Monday, November 14, 2005

Lung Cancer Awareness Month

November is Lung Cancer Awareness Month. Sadly, this disease, which kills more Americans than ANY other cancer (source: Lung Cancer Alliance) gets proportionately WAY less press and WAY less funding than other far less deadly cancers...such as breast and prostate cancers. It also has a hefty portion of ugly stigma attached to it, notwithstanding that 60 percent of those who are diagnosed have never smoked or quit smoking decades before their diagnosis.

Any regular reader of this blog knows by now that my dad, Jeffrey, was diagnosed with lung cancer in March of this year. Jeff is a non-smoker and had already survived prostate cancer seven years earlier. As a cancer survivor, myself, this hit me fairly hard, since it forced me to confront the fact that having survived one cancer does not mean that you won't get another. More globally, I had to face what I am always talking to my students about in yoga class: that things happen, and there's not much we can do about any of it. We can accept the waves as they crash over us, for better or for worse, or we can suffer. That's about it as far as choices go.

But I digress.

My dad has been doing really well (cue all the various cultural anti-jinx sound effects). His cancer, which was diagnosed at a late stage at a routine physical, with no symptoms other than a cold that hadn't seemed to go away for about two months, is now in remission. Which is to say that he responded UNUSUALLY well to his chemotherapy, which caused all of his hair to fall out and which left him with angry red welts all over his face during the first couple of months. I am guessing that his excellent response to his treatment is due in large part to the fact that my dad is a non-smoker.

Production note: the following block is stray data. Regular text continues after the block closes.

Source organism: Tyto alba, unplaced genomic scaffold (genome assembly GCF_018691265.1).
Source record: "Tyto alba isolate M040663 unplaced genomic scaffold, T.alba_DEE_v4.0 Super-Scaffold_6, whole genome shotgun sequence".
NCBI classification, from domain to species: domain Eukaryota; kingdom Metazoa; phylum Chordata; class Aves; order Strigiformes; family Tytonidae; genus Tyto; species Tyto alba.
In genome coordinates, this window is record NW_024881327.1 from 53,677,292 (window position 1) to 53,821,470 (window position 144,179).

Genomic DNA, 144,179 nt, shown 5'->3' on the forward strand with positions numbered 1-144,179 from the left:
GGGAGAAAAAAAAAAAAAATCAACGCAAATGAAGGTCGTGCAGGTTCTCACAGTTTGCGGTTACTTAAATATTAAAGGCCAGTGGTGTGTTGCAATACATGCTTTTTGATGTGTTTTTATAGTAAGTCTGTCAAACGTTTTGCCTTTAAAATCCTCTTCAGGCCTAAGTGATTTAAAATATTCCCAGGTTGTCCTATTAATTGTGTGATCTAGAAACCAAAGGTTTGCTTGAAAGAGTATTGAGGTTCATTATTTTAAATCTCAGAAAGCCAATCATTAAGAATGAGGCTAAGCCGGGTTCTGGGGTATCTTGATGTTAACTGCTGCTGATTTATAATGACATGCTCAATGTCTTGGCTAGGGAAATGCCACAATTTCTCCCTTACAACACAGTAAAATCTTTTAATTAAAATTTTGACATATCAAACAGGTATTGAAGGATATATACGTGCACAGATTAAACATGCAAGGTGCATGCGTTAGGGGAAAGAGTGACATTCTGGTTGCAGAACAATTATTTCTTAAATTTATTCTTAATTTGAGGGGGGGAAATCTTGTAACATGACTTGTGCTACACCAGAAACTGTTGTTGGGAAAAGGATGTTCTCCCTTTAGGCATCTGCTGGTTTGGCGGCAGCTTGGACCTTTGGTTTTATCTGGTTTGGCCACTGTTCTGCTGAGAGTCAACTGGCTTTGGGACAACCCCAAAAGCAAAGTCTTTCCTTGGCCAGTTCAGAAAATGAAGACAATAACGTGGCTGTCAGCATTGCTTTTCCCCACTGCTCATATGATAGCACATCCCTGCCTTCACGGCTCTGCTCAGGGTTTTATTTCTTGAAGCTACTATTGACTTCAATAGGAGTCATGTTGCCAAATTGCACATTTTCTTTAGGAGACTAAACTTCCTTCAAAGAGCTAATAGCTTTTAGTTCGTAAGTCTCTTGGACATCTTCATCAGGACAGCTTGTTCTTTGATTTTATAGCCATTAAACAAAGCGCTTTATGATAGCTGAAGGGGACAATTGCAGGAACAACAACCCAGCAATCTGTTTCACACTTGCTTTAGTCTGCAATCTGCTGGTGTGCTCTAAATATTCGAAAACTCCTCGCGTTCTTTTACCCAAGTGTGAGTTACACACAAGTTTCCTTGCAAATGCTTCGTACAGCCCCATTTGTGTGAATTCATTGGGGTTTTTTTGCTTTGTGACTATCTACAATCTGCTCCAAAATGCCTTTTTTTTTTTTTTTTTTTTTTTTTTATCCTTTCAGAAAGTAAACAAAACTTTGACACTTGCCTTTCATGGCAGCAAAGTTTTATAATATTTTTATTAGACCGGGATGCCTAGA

It has been theorized that non-smokers do better with chemo for lung cancer, that their survival rate is higher. Yes, I know, this only feeds the stigma. BUT, it also sends an important message. Don't smoke. And if you do, quit.

I was at a 40th birthday party out in the burbs last Friday night. The crowd was very stylish, very fashionable, very affluent and for the most part, very brainy. Yet every few minutes the front door kept opening. Somewhere in the back of my mind, I was noticing this, but nothing really clicked until one of the "girls" came in from the cold, carrying with her not the smell of the fresh outdoors, but a cloud of cigarette smoke. The "girls", it turned out, liked to have a cigarette with their cocktails. Smoking in the girls room has grown up, apparently, and now it's outside of the bar, fueled by alcohol.

I won't say I never enjoyed a smoke with a drink, and if you've read my memoir, Beauty and the Beast, you'll know that I spent a couple of self-destructive months right after my breast cancer diagnosis at Lenox doing just that (it was pre-smoking ban, 2002). But the reality is: it's just plain dumb.

Don't do it. I know you Ashtangis out there don't need to be told this. But the rest of you out there...please don't smoke.


1 comment:

he's dead, jim! said...

Smoking is one of the most disgusting things a person can do to her body. Not only does the smoker smell and look awful, she ruins her insides as well.

Circulation is compromised. This means that less blood gets to faraway places. Like bones when they break. Like the clitoris. To name a couple.

It's also the most addictive habit there is. It's more addictive than heroin. And that, my friends, is ON PURPOSE.


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About Me

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Northern Westchester, New York, United States
I live by a duck pond. I used to live by the East River. I don't work. I used to work a lot. Now, not so much. I used to teach a lot of yoga. Now not so much. I still practice a lot of yoga though. A LOT. I love my kids, being outdoors, taking photos, reading magazines, writing and stirring the pot. Enjoy responsibly.


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